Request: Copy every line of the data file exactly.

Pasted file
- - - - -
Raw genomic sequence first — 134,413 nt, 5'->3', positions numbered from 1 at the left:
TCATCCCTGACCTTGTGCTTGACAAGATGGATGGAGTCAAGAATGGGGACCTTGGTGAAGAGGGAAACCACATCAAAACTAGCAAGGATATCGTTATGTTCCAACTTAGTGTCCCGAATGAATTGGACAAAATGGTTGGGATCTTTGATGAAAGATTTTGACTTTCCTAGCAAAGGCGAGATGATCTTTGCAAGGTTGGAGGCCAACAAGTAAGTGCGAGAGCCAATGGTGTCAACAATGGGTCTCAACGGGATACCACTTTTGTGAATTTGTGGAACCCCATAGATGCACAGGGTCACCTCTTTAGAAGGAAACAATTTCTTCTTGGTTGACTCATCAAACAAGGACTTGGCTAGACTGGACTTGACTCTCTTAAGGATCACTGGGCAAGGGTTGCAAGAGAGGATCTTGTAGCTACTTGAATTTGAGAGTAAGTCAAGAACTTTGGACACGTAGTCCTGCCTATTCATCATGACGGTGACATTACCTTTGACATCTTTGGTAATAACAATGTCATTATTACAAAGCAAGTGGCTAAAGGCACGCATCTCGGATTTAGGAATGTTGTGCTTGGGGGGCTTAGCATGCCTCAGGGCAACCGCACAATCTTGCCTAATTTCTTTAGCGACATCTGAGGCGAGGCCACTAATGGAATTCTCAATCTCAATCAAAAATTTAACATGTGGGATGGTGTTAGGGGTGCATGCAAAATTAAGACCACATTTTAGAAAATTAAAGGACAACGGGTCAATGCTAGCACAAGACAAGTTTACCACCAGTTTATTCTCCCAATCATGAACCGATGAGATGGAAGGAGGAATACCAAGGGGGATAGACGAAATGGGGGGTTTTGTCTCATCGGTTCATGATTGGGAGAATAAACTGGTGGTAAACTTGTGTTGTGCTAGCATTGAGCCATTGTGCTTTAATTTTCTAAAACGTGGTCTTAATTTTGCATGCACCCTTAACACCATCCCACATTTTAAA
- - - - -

Raw genomic sequence first — 134,413 nt, 5'->3', positions numbered from 1 at the left:
TCATCCCTGACCTTGTGCTTGACAAGATGGATGGAGTCAAGAATGGGGACCTTGGTGAAGAGGGAAACCACATCAAAACTAGCAAGGATATCGTTATGTTCCAACTTAGTGTCCCGAATGAATTGGACAAAATGGTTGGGATCTTTGATGAAAGATTTTGACTTTCCTAGCAAAGGCGAGATGATCTTTGCAAGGTTGGAGGCCAACAAGTAAGTGCGAGAGCCAATGGTGTCAACAATGGGTCTCAACGGGATACCACTTTTGTGAATTTGTGGAACCCCATAGATGCACAGGGTCACCTCTTTAGAAGGAAACAATTTCTTCTTGGTTGACTCATCAAACAAGGACTTGGCTAGACTGGACTTGACTCTCTTAAGGATCACTGGGCAAGGGTTGCAAGAGAGGATCTTGTAGCTACTTGAATTTGAGAGTAAGTCAAGAACTTTGGACACGTAGTCCTGCCTATTCATCATGACGGTGACATTACCTTTGACATCTTTGGTAATAACAATGTCATTATTACAAAGCAAGTGGCTAAAGGCACGCATCTCGGATTTAGGAATGTTGTGCTTGGGGGGCTTAGCATGCCTCAGGGCAACCGCACAATCTTGCCTAATTTCTTTAGCGACATCTGAGGCGAGGCCACTAATGGAATTCTCAATCTCAATCAAAAATTTAACATGTGGGATGGTGTTAGGGGTGCATGCAAAATTAAGACCACATTTTAGAAAATTAAAGGACAACGGGTCAATGCTAGCACAAGACAAGTTTACCACCAGTTTATTCTCCCAATCATGAACCGATGAGATGGAAGGAGGAATACCAAGGGGGATAGACGAAATGGGGGGTTTTGTCTCATCGGTTCATGATTGGGAGAATAAACTGGTGGTAAACTTGTGTTGTGCTAGCATTGAGCCATTGTGCTTTAATTTTCTAAAACGTGGTCTTAATTTTGCATGCACCCTTAACACCATCCCACATTTTAAA